The United Nations Millennium Development Goals may pledge to achieve universal access to electricity by 2030, but nearly half of Africans lack access to energy. With inconsistent or non-existent access to the grid, solar services in Africa have taken off as nearly 10 percent of the continent now use off-grid clean energy to light their homes. As prices for solar panels and appropriate battery technologies fall, the mobile “pay-as-you-go” system pioneered by companies like M-KOPA and Off-Grid Electric appears increasingly appealing; however, their early promise is unlikely to meet long-term economic growth.
Although small-scale solar providers focused on the rural off-grid market have been the darlings of the development world, they generate just enough electricity to power more than a few basic appliances such as light bulbs, fans, and televisions. These improvements are undoubtedly an important improvement, but the vision for energy access should embrace a more comprehensive and robust potential. Improvements in quality of life and productivity should be the centerpiece of the agenda for powering Africa. A sustainable vision is required to identify feasible, durable solutions. Unless government and industry stakeholders invest in larger renewable systems, we will continue to champion an unsustainable model of sustainable development.
While African governments have increasingly framed renewable energy as the linchpin of their climate change and development strategies, solar energy still remains largely dependent on public sector capital from sources like the World Bank and the African Development Bank. At present, Africa lacks sufficient investment to fund enough energy projects to achieve universal energy access by 2030. In 2015, the African Progress Panel found that current energy-sector investments in Africa are about US$8 billion a year—less than one-sixth of the US$55 billion per year required to meet electrification targets. And even those funds won’t meet the renewable energy sector’s financing needs.
According to a recent Power for All report, only 11 percent of World Bank energy access funding and 1 percent of African Development Bank funding went to decentralized renewables between 2011 and 2014. With climate mitigation funding in flux due to the U.S. withdrawal from the Paris Agreement, Africa’s solar industry must rapidly develop more capital-efficient ways to reach consumers outside of the grant-based or subsidized rural electrification model or risk future impediments to growth.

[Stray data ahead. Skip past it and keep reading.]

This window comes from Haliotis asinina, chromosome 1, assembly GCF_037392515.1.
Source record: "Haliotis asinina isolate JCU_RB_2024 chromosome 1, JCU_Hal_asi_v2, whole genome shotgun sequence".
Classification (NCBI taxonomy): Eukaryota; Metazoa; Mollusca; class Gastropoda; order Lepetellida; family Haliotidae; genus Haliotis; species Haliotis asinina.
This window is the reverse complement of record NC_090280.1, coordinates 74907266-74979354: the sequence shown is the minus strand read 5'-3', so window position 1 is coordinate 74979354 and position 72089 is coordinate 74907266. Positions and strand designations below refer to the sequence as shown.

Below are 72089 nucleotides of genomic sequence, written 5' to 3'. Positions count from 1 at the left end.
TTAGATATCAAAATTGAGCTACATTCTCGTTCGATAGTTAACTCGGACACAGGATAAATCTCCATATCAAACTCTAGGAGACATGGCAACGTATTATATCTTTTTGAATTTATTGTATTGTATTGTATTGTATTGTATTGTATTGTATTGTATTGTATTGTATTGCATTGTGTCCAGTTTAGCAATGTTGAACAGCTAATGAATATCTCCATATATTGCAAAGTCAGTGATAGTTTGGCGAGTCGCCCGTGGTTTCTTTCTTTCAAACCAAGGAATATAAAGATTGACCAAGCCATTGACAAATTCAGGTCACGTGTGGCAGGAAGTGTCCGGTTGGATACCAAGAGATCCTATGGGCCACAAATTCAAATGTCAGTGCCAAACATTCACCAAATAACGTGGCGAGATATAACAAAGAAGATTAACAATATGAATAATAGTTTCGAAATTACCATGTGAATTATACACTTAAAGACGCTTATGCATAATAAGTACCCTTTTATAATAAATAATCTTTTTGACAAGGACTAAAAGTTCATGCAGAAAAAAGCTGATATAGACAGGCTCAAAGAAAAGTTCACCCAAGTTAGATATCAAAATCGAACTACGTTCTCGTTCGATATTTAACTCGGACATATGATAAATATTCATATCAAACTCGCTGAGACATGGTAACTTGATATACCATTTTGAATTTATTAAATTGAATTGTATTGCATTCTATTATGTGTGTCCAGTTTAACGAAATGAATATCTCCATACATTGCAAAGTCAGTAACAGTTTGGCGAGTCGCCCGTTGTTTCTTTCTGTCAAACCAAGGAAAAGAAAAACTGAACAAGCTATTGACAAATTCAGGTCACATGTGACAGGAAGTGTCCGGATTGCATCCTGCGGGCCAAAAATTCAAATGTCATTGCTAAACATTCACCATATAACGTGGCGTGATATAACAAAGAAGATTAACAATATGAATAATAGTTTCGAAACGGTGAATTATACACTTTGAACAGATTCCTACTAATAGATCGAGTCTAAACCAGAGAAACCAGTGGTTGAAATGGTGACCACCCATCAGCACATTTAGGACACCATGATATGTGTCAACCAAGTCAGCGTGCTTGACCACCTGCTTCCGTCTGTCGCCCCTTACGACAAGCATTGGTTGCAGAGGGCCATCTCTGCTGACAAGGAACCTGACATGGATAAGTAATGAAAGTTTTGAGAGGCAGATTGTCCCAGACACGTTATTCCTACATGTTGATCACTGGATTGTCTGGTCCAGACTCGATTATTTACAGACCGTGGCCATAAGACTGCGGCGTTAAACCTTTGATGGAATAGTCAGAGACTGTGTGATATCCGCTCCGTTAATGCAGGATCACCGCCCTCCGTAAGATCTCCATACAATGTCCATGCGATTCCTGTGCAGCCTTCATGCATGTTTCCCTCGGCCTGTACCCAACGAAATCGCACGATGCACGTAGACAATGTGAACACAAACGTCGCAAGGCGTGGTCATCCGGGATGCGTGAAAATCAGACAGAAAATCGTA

Solar companies providing subsistence-level energy to consumers with poor economic prospects have provided an important basis for the industry’s development. Investors betting on the off-grid rural market are right about the transformative impacts of models like M-KOPA, which enables customers to repay the cost of a $200 entry-level solar system over time. These systems provide the means for children to read at night, and they improve household health by reducing reliance on dirty fuels like kerosene. However, if these investors hope to generate long-term growth and improve economic livelihoods, solar systems must be able to generate enough output to power products like refrigeration, which improve food security, or irrigation and agricultural machinery, which enable productivity in the increasingly promising smallholder-led agricultural industry in sub-Saharan Africa.
Likewise, water heating is a staple and important aspect of daily urban living. Enhanced access to electricity shouldn’t just be a stop-gap solution: it should provide a means of reducing poverty and create better conditions for healthier, more financially stable lives in the long-term. As governments and development partners work to catalyze Africa’s green revolution, energy generation must play an essential part of the story. In Kenya, for example, energy accounts for nearly 15 percent of agricultural input costs. Harnessing enough energy to enable customers to expand their discretionary income is a critical path to improving the customer experience while also helping the energy industry’s profit margins—everybody wins. Electrification efforts that focus solely on basic solutions will not uplift the continent as a whole.
For renewable energy to create scaled impact, greater focus is needed on urban and peri-urban locales, which are often neglected in the race to power Africa. The sheer number of customers in urban areas means that efforts to improve electrification among all residents will reduce marketing and distribution costs. Although the electricity deficit is most stark in rural villages, the continent’s most developed cities from Nairobi to Johannesburg also confront irregular power, which, given the rapid urbanization trends in Africa, will become an ever-greater problem as more slums spring up on the urban periphery.
According to the Honourable Akinwumi Ambode, Governor of Lagos State, nearly 86 people enter Lagos every minute of the day—a rate 10 times that of New York. As new settlements crop up, the grid has yet to keep pace with the scale of development. Because the cost of solar power has gone down by 80 percent since 2010, renewable energy solutions have become an increasingly appealing option to expand access to energy in urban environments, the primary drivers for Africa’s economic growth. In these environments, community-level mini-grids and individual solar home systems are models that can deliver higher returns for customers and solar providers alike. Expansion of solar provision in urban areas can subsidize the costs of expansion of solar power in rural communities, and translate into a more commercially sustainable approach to achieve universal and, equally as important, reliable electricity access for more Africans. Read more